The third and final day of Culture Collide had a slew of artists from around the globe descend on Echo Park for what was by far the biggest day of the festival, with nearly fifty performances in nearly twelve hours, spread out over five stages in various venues in the area.
As with the first two days, things got to a slow start as concertgoers trickled in, most venues not seeing what would be constituted a “crowd” until a few hours into the festival. Artists did not seem deterred. L.A.’s Kiven played an early afternoon set of hard radio rock on the World Stage to an audience of little more than twenty, while at the Church, Korean folk singer Big Phony played admittedly “all sad” songs to a congregation of perhaps a dozen. Adeptly finger-picking his nylon strings while invoking lost chances, lost relationships, and fictional sisters, Big Phony’s hilariously self-deprecating banter was a touching counterpoint to such wistful lyrical content and yearning plucky chords reminiscent of Nico’s “These Days”.
While most venues had a revolving roster of musicians from far-flung places, the Echo hosted The Aussie BBQ–ten Australian acts in nine hours and meat pies for sale to boot–styles ranging from synth-pop to stoner surf, the final performance being one-man band Sampology, who at first glance might be mistaken for a DJ, but has no use for turntables. Instead depending on loops, samples, and a vivid digital projection that interacts with and responds to his performance, Sampology builds complex layers blending electronic and analog noise by keeping an ongoing loop. One of his songs starts with clapping his hands into the microphone, and then grows and grows as with equal measure he hits electronic pads and hand percussion, bouncing back and forth between the mic and his laptop.
Taix had a Dutch-themed happy hour between four and six with food and three-dollar tallboys. Performances by Go Back to the Zoo, Taymir, and the synthy two-piece Monokino were lively and energetic, keeping the audience dancing or at least nodding in rhythm as they munched on cheese and Dutch waffles.
Performers like Sampology and Monokino are perfect reminders of the technological aspect of world independent music trends, and how technology shapes music. Culture Collide can be seen as a summit on that matter. Laptops, electronic drum pads, and canned accompaniment was a common theme throughout the festival, but at the same time is not different than what independent music has always been about: doing much with little. With digital technology becoming more and more obtainable and user friendly, it is easier to bring a laptop than a band. Organ-grinding Guadalajara three-piece the Oaths turned the small room at Taix into a loungey dance club with invisible soloists performing alongside them in the form of a glowing Apple logo. This isn’t to say it’s a bad thing–the Oaths brought a happy thudding groove to the tightly packed crowed–but it certainly says something about what’s possible in music, and questions what is ideal.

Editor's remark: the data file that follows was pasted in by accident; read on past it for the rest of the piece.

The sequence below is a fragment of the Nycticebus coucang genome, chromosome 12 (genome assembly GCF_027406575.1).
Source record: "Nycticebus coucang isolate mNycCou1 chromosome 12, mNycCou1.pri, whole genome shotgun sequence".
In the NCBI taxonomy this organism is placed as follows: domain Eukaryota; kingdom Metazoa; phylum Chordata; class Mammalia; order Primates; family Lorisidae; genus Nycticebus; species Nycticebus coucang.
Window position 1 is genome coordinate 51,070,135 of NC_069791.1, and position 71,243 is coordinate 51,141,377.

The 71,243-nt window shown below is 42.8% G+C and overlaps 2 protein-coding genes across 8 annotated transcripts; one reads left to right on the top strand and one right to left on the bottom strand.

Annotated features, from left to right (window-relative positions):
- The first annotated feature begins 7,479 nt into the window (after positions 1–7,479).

The World Stage headliner Clap Your Hands Say Yeah played to a relatively large but loose crowd, playing past favorites like “Satan Said Dance” along with newer material from the recently-released “Only Run.” It was a far more chill setting than during the Cloud Nothings set the day before, one major difference being the bleed of sound coming from the back door of the Champagne Room, a stone’s throw from the World Stage, where Canada’s Pup were delivering a blistering performance of hardcore punk, their screaming cover of Beastie Boys’ “Sabotage” competing with CYHSY’s cool grooves and Alec Ounsworth’s naturally mumbling vocal delivery, which unless you were right up against the front of the stage was more than slightly distracting.
From the World Stage, much of the CYHSY crowd migrated to the Church for an unexpectedly sublime performance of Columbia-based Quantic, which brought a true world-feel to the festival, in a much earthier sense than prevailing electronic presences. To the samba, bossa nova, and cumbia influences that make up Quantic, the packed church congregation was dancing in their seats and in the aisles and wings for a full hour of pure joy in music form. With horns, flute, a wealth of hand percussion, entrancing guitar licks, accordion, Quantic complimented the acoustics of the Church better than most of the larger ensembles to have played it over the past couple days, possibly because of a diminished reliance on electronics. Calling and answering lyrics and literally bouncing their way through midtempo Latin styles, the talented group showcased perfect emotional chemistry as they communed with the sea of smiles clapping and dancing along.
Given that Culture Collide is only five years old, it is possible that the low turnouts are a result of the low profile of the festival. It could also simply be a product of music saturation, both in Los Angeles and within the festival itself, where the choices on the dense schedule are both mysterious and overwhelming. Even the organizers recommend bouncing from one venue to the next, sampling a buffet of what could be “your next favorite band.” Still, it would be nice to see a higher turnout taking an interest in world independent music for what was already a ridiculously low price of thirty dollars at the outset, although wristbands were selling for only ten starting Friday, making it easily the cheapest festival anyone could hope to attend. Hopefully in future years it stays that way.